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Chiran inochi no monogatari: "Tokkō no haha" to yobareta Torihama Tome no shōgai (Chiran life story: Life of Tome Torihama, called "tokkō mother")
by Akihisa Torihama
Kizuna Shuppansha, 2015, 234 pages

Tome Torihama became like a mother to many Army tokkō (special attack) pilots [1] before they took off on their suicide missions to crash into American ships around Okinawa between March and June 1945. She ran Tomiya Restaurant where many pilots from Chiran Army Air Base went to eat and drink. Several books have been published about Tome Torihama's life including Hana no toki wa kanashimi no toki: Chiran tokkō obasan Torihama Tome monogatari (Flower season, a sad season: Story of Tome Torihama, aunt of Chiran's kamikaze pilots) (1992) by Masako Aihoshi, Hotaru kaeru (The firefly returns) (2001) by Tome's daughter Reiko Akabane and Hiroshi Ishii, and Naze wakamonotachi wa egao de tobitatte itta no ka (Why did the young men take off with smiling faces?) (2014) by Hatsuyo Torihama, wife of Tome's grandson. Akihisa Torihama, another grandson of Tome and son of Tome's daughter Miako, adds to this collection of biographies with one entitled Chiran inochi no monogatari: "Tokkō no haha" to yobareta Torihama Tome no shōgai (Chiran life story: Life of Tome Torihama, called "tokkō mother"). He covers much of the same basic history and many of the same stories about tokkō pilots as the other books, but he adds personal details based on his close relationship with his grandmother while growing up. He serves as director of Chiran's Hotaru Museum, located in the restored building of Tomiya Restaurant, which has exhibits that tell the stories of some of the tokkō pilots who Tome knew.

In conversations with Akihisa, Tome Torihama maintained that the tokkō pilots did not want to die. Instead, they wanted to protect their families and loved ones and were willing to sacrifice their lives in order to accomplish this. Tome loved the pilots to such an extent that she even sold off some household goods in order to buy food and drink to provide them when they visited her restaurant. She wrote letters to parents of pilots who took off from Chiran Air Base toward Okinawa and never returned, and the book contains extensive quotes from two of these. After the war's end, she became like a mother also for American soldiers stationed in Chiran. The Introduction by Shigehisa Nagamatsu, representative director of Hotaru Museum, mentions that Tome is called "Japan's Mother Teresa" for all of her kind deeds.

Akihisa Torihama describes Tome's life as "turbulent." Born in the small fishing village of Bōnotsu (now part of Minamisatsuma City) in Kagoshima Prefecture, Tome struggled in her early life to make a livelihood as she served as a housemaid for three years starting at age 15 while living in the house of the police chief of Kagoshima City. Afterward she worked in Kaseda City (now also part of Minamisatsuma City) at an inn, where she met Yoshitoshi [2], who would soon become her husband despite opposition from his parents in Shibushi City due to her background. They decided to move to the small town of Chiran, and Yoshitoshi commuted by train each day to Kaseda City where he worked at the bus company. The couple had two daughters, Miako and Reiko. At the age of 27 in 1929, Tome opened a restaurant in Chiran called Tomiya. According to Akihisa Torihama, Tome did not like her name so she often used the name of Tomi or Tomiko in writing, and she included the name of Tomi in her restaurant's name.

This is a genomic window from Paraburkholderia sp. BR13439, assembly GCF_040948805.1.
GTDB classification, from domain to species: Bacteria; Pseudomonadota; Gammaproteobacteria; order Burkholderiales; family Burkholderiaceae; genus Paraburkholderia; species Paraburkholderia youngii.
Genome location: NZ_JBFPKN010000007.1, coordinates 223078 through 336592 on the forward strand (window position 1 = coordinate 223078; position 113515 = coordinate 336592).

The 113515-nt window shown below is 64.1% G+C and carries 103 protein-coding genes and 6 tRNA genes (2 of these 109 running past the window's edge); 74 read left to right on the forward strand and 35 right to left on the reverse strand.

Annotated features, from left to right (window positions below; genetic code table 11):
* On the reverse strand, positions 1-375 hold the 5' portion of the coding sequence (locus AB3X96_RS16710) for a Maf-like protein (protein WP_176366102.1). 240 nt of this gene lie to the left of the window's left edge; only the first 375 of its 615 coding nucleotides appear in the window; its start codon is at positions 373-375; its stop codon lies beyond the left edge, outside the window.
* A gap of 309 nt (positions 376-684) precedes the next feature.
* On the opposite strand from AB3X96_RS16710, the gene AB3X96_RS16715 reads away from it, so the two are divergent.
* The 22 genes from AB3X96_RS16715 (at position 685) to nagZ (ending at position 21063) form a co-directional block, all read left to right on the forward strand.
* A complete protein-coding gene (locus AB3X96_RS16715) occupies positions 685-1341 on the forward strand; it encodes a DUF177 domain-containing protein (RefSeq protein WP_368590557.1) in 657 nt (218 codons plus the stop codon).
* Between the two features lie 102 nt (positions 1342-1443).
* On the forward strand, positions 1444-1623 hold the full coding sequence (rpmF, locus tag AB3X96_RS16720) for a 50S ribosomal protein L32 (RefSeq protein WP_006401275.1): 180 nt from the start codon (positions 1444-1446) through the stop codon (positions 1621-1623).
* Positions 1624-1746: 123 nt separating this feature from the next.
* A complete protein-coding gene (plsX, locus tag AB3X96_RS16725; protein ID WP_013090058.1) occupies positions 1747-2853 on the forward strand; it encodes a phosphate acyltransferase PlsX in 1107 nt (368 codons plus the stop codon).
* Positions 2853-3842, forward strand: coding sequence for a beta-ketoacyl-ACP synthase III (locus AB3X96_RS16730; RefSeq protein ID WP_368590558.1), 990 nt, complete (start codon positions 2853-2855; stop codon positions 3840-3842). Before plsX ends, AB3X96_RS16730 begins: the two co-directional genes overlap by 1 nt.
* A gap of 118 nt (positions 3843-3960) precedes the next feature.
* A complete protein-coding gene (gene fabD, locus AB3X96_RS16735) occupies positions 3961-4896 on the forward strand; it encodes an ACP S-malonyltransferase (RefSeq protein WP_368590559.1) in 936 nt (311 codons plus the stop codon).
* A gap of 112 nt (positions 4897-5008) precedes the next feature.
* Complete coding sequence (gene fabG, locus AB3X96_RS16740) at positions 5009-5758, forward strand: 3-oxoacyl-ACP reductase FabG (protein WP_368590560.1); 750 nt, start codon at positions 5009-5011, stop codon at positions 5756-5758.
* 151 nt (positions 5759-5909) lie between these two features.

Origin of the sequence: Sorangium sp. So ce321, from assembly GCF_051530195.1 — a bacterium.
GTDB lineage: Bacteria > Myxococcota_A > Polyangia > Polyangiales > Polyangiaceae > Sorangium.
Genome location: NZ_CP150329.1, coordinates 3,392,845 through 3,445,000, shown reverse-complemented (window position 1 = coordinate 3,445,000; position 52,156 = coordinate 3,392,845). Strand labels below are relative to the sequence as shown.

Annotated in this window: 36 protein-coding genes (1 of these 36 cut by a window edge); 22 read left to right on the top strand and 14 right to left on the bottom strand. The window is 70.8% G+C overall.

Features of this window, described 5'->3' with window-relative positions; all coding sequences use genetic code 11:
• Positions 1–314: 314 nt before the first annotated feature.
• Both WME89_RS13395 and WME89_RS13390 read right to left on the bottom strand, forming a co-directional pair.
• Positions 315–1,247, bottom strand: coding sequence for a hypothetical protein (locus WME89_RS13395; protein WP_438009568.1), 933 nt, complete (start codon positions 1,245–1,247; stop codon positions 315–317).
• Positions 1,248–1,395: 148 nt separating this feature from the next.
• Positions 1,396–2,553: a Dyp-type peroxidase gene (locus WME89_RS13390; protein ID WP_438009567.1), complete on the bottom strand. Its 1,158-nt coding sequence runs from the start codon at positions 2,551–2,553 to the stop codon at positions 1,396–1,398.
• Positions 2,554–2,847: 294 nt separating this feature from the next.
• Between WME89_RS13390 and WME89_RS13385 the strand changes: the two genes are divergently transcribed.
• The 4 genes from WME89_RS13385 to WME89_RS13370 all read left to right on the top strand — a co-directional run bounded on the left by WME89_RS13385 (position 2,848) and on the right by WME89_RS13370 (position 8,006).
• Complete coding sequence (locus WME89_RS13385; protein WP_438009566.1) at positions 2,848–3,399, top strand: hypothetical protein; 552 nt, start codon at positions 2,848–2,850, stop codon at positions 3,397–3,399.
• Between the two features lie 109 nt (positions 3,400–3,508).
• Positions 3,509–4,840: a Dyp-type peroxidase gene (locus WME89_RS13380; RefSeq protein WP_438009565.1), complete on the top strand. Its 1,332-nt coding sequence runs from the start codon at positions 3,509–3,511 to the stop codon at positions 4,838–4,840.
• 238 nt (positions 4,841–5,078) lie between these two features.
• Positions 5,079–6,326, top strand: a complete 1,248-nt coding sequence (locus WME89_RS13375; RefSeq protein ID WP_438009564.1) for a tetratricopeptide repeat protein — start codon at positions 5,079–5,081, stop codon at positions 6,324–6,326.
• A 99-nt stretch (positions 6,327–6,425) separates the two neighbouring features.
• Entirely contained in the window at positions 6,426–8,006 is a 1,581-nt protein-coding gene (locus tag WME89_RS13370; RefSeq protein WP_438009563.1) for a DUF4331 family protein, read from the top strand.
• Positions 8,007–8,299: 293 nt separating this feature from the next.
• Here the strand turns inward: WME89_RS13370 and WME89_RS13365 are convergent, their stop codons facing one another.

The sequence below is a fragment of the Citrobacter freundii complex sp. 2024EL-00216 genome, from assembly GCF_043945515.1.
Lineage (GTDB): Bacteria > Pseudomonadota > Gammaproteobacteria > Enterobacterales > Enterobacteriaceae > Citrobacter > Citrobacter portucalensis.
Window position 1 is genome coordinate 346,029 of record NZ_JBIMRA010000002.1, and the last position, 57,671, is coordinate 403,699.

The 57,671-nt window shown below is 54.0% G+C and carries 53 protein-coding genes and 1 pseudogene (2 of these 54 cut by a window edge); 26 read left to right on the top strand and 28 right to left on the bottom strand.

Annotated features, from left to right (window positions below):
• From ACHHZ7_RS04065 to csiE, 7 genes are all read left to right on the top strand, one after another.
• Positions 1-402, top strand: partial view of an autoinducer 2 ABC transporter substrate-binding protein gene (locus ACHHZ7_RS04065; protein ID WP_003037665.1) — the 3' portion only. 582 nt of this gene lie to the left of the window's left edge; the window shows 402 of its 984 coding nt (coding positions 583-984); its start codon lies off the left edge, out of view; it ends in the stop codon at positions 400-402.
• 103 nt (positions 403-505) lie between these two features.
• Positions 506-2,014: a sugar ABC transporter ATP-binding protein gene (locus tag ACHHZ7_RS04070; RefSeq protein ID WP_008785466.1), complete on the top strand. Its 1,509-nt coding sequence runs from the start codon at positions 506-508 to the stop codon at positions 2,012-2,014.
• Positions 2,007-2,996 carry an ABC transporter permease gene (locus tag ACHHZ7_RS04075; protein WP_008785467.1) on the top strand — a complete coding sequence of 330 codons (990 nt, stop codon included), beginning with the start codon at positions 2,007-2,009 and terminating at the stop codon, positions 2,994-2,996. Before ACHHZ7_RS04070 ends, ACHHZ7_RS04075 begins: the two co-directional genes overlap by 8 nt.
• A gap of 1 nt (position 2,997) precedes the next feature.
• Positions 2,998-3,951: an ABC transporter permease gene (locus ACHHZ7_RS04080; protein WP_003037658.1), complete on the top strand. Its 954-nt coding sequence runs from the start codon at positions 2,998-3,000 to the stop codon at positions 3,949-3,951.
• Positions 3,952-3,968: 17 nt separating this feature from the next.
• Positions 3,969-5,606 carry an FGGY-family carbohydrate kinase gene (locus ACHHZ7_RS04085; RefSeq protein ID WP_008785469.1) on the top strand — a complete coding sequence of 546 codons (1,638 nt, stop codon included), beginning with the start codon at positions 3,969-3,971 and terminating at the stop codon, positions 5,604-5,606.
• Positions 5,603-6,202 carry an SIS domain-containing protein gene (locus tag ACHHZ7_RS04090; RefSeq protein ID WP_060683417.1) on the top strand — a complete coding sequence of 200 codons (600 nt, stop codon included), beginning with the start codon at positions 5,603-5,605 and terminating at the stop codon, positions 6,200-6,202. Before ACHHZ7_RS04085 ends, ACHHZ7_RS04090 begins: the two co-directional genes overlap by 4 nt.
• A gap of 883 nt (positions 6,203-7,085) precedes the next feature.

The book's eight chapters roughly follow Tome's life chronologically after an initial chapter that introduces Tome and stories of three tokkō pilots: Saburō Miyagawa who promised to return as a firefly (hotaru in Japanese), Korean Fumihiro Mitsuyama who sang the Korean song Arirang in Tomiya Restaurant during the evening before his final mission, and Hajime Fujii whose wife had committed suicide several months before he took off from Chiran. The book's contents can be divided into three types of material, which total about the same number of pages but are mixed throughout the book: (1) Tome Torihama's biography, (2) stories related to tokkō pilots who took off from Chiran Air Base, and (3) Akihisa Torihama's personal stories and interactions with his grandmother. There are 37 historical photographs, both of Tome throughout her life and pilots who Tome met.

Tome's daughters
Miako (left) and Reiko (right)

Akihisa Torihama writes that he heard when he was growing up directly from his grandmother Tome many times the stories about various tokkō pilots she met. There are a few places in the book where he seems to be speculating about how Tome may have felt or what may have happened when he does not have direct knowledge of the details. He provides a personal perspective in his stories about Tome that others outside the family cannot, especially in her later years until her death in 1992 at age 89.

Tome Torihama in front of Chiran's
Kannon (Buddhist goddess of mercy) Temple when first built


1. The Japanese Army's tokkō pilots are often called kamikaze pilots by English speakers. However, the Kamikaze Special Attack Corps included only Navy, not Army, airmen.

2. Hatsuyo Torihama, in her book Naze wakamonotachi wa egao de tobitatte itta no ka (Why did the young men take off with smiling faces?) (2014), gives the pronunciation of Tome Torihama's husband as Yoshikiyo. It is uncertain whether the pronunciation of his name is Yoshitoshi or Yoshikiyo.